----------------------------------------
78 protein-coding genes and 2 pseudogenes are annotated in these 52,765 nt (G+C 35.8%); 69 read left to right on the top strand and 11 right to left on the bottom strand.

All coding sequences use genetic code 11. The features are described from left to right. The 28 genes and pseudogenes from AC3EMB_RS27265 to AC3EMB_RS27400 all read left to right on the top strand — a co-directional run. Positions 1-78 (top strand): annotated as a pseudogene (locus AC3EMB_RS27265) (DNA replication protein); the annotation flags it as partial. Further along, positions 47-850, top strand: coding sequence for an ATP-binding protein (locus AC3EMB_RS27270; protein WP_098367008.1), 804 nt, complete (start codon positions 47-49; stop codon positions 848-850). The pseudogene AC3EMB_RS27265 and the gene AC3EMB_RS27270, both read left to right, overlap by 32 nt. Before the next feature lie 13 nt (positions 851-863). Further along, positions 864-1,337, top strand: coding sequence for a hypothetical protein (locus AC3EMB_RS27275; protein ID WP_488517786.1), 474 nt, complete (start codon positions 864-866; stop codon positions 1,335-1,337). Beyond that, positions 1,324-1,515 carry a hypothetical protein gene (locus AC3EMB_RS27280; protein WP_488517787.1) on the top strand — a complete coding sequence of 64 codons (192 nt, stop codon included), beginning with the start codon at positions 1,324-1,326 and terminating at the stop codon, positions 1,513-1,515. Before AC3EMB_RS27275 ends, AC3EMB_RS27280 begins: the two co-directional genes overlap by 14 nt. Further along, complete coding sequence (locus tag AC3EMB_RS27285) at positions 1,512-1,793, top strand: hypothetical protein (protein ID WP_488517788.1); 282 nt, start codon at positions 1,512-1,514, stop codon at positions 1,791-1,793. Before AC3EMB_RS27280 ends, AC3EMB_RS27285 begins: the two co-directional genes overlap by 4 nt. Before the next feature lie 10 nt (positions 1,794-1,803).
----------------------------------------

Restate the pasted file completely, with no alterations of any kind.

78 protein-coding genes and 2 pseudogenes are annotated in these 52,765 nt (G+C 35.8%); 69 read left to right on the top strand and 11 right to left on the bottom strand.

All coding sequences use genetic code 11. The features are described from left to right. The 28 genes and pseudogenes from AC3EMB_RS27265 to AC3EMB_RS27400 all read left to right on the top strand — a co-directional run. Positions 1-78 (top strand): annotated as a pseudogene (locus AC3EMB_RS27265) (DNA replication protein); the annotation flags it as partial. Further along, positions 47-850, top strand: coding sequence for an ATP-binding protein (locus AC3EMB_RS27270; protein WP_098367008.1), 804 nt, complete (start codon positions 47-49; stop codon positions 848-850). The pseudogene AC3EMB_RS27265 and the gene AC3EMB_RS27270, both read left to right, overlap by 32 nt. Before the next feature lie 13 nt (positions 851-863). Further along, positions 864-1,337, top strand: coding sequence for a hypothetical protein (locus AC3EMB_RS27275; protein ID WP_488517786.1), 474 nt, complete (start codon positions 864-866; stop codon positions 1,335-1,337). Beyond that, positions 1,324-1,515 carry a hypothetical protein gene (locus AC3EMB_RS27280; protein WP_488517787.1) on the top strand — a complete coding sequence of 64 codons (192 nt, stop codon included), beginning with the start codon at positions 1,324-1,326 and terminating at the stop codon, positions 1,513-1,515. Before AC3EMB_RS27275 ends, AC3EMB_RS27280 begins: the two co-directional genes overlap by 14 nt. Further along, complete coding sequence (locus tag AC3EMB_RS27285) at positions 1,512-1,793, top strand: hypothetical protein (protein ID WP_488517788.1); 282 nt, start codon at positions 1,512-1,514, stop codon at positions 1,791-1,793. Before AC3EMB_RS27280 ends, AC3EMB_RS27285 begins: the two co-directional genes overlap by 4 nt. Before the next feature lie 10 nt (positions 1,794-1,803).